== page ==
After NATO concluded an emergency meeting to discuss the crisis in eastern Ukraine, the country is struggling to contain heavy fighting near the strategic port of Mariupol, on the Azov Sea. Separatist rebels are trying to capture the city, allegedly with Russian military help, and Ukraine's defense forces are digging in. VOA's Daniel Schearf spoke with analysts about what lies ahead for Ukraine.
Video

Video Growing Business Offers Paint with a Twist of Wine

Two New Orleans area women started a small business seven years ago with one thing in mind: to help their neighbors relieve the stress of coping with a hurricane's aftermath. Today their business, which pairs painting and a little bit of wine, has become one of the fastest growing franchises across the U.S. VOA’s June Soh met the entrepreneurs at their newest franchise location in the Washington suburbs.
Video

Video Ebola Vaccine Trials To Begin Next Week

The National Institutes of Health says it is launching early stage trials of a vaccine to prevent the Ebola virus, which has infected or killed thousands of people across West Africa. The World Health Organization says Ebola could infect more than 20,000 people across the region by the time the outbreak is over. The epidemic has health experts and governments scrambling to prevent more people from becoming infected. Zlatica Hoke has more.
Video

Video Asian Bacteria Threatens Florida Orange Trees

Florida's citrus fruit industry is facing a serious threat from a bacteria carried by the Asian insect called psyllid. The widespread infestation again highlights the danger of transferring non-native species to American soil. VOA’s George Putic reports.
Video

Video Aging Will Reduce Economic Growth Worldwide in Coming Decades

The world is getting older, fast. And as more people retire each year, fewer working-age people will be there to replace them. Bond rating agency Moody’s says that will lead to a decline in household savings; reducing global investments - which in turn, will lead to slower economic growth around the world. But experts say it’s not too late to mitigate the economic impact of the world’s aging populations. Mil Arcega has more.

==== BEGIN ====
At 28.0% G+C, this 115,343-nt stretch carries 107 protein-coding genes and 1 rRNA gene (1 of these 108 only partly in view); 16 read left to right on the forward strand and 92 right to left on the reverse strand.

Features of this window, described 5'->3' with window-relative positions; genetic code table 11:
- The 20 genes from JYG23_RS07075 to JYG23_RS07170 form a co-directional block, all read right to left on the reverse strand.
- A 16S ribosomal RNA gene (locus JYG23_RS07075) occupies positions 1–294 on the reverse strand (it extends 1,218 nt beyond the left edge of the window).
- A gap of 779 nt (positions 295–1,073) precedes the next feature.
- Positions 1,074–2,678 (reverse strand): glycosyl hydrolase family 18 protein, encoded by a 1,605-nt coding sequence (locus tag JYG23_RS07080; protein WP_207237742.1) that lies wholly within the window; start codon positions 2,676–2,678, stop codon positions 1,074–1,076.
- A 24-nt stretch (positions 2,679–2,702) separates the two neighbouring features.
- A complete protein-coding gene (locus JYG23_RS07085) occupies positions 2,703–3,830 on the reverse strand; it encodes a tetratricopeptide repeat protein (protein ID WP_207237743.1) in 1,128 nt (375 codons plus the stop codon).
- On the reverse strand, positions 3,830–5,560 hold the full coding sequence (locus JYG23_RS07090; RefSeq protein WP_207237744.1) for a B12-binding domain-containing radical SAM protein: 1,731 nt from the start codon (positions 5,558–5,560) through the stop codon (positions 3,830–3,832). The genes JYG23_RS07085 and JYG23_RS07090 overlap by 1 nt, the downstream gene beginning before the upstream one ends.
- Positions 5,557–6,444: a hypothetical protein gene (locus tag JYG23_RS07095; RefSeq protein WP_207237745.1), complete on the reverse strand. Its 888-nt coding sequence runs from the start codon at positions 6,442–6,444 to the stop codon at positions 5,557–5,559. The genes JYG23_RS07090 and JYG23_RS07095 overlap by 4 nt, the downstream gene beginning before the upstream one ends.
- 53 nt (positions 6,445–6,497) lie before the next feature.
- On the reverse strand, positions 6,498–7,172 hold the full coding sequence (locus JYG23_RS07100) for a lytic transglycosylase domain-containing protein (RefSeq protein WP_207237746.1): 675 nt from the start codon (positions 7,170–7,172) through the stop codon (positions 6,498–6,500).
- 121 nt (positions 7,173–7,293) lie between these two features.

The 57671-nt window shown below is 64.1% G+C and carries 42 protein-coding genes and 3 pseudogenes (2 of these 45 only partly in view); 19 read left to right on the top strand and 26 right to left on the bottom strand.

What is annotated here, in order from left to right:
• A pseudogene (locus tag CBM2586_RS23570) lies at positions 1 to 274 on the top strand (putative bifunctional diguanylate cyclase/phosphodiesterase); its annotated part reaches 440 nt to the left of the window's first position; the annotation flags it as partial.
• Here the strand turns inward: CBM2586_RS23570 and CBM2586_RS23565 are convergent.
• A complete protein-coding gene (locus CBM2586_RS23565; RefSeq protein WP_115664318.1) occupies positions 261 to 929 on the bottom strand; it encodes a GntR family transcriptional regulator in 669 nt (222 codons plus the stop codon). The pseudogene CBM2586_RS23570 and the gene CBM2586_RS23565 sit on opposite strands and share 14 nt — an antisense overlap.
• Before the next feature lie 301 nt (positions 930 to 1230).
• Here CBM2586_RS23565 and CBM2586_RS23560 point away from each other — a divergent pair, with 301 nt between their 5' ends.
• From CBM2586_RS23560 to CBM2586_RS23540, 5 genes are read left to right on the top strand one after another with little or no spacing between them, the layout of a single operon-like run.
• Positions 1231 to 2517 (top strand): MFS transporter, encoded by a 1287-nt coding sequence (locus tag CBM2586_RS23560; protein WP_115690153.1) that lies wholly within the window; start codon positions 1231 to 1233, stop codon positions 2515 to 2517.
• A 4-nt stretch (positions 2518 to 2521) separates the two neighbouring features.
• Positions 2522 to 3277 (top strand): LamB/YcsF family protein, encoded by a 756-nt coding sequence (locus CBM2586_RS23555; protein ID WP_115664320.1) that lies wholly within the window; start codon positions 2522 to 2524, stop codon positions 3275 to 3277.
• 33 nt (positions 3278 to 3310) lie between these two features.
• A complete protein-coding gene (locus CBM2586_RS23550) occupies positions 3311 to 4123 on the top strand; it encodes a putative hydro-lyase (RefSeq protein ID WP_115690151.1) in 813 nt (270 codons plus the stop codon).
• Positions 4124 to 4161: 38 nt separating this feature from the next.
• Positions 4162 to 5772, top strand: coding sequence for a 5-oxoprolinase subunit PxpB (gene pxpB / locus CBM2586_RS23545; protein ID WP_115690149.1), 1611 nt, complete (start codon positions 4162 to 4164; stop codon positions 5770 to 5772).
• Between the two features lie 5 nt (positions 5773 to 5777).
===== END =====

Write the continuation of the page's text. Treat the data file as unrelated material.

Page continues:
Video

Video Is West Doing Enough to Tackle Islamic State?

U.S. President Barack Obama has ruled out sending ground troops to Iraq to fight militants of the so-called Islamic State, or ISIS, despite officials in Washington describing the extremist group as the biggest threat the United States has faced in years. Henry Ridgwell reports from London on the growing uncertainty over whether the West’s response to ISIS will be enough to defeat the terrorist threat.
Video

Video Coalition to Fight Islamic State Could Reward Assad

The United States along with European and Mideast allies are considering a broader assault against Islamic State fighters who have spread from Syria into Iraq and risk further destabilizing an already troubled region. But as VOA State Department Correspondent Scott Stearns reports, confronting those militants could end up helping the embattled Syrian President Bashar al-Assad.
Video

Video Made in America Socks Get Toehold in Online Fashion Market

Three young entrepreneurs are hoping to revolutionize the high-end sock industry by introducing all-American creations of their own. And they’re doing most of it the old-fashioned way. VOA’s Julie Taboh recently caught up with them to learn what goes into making their one-of-a-kind socks.
Video

Video Americans, Ex-Pats Send Relief Supplies to West Africa

Health organizations from around the world are sending supplies and specialists to the West African countries that are dealing with the worst Ebola outbreak in history. On a smaller scale, ordinary Americans and African expatriates living in the United States are doing the same. VOA's Carol Pearson reports.

AppleAndroid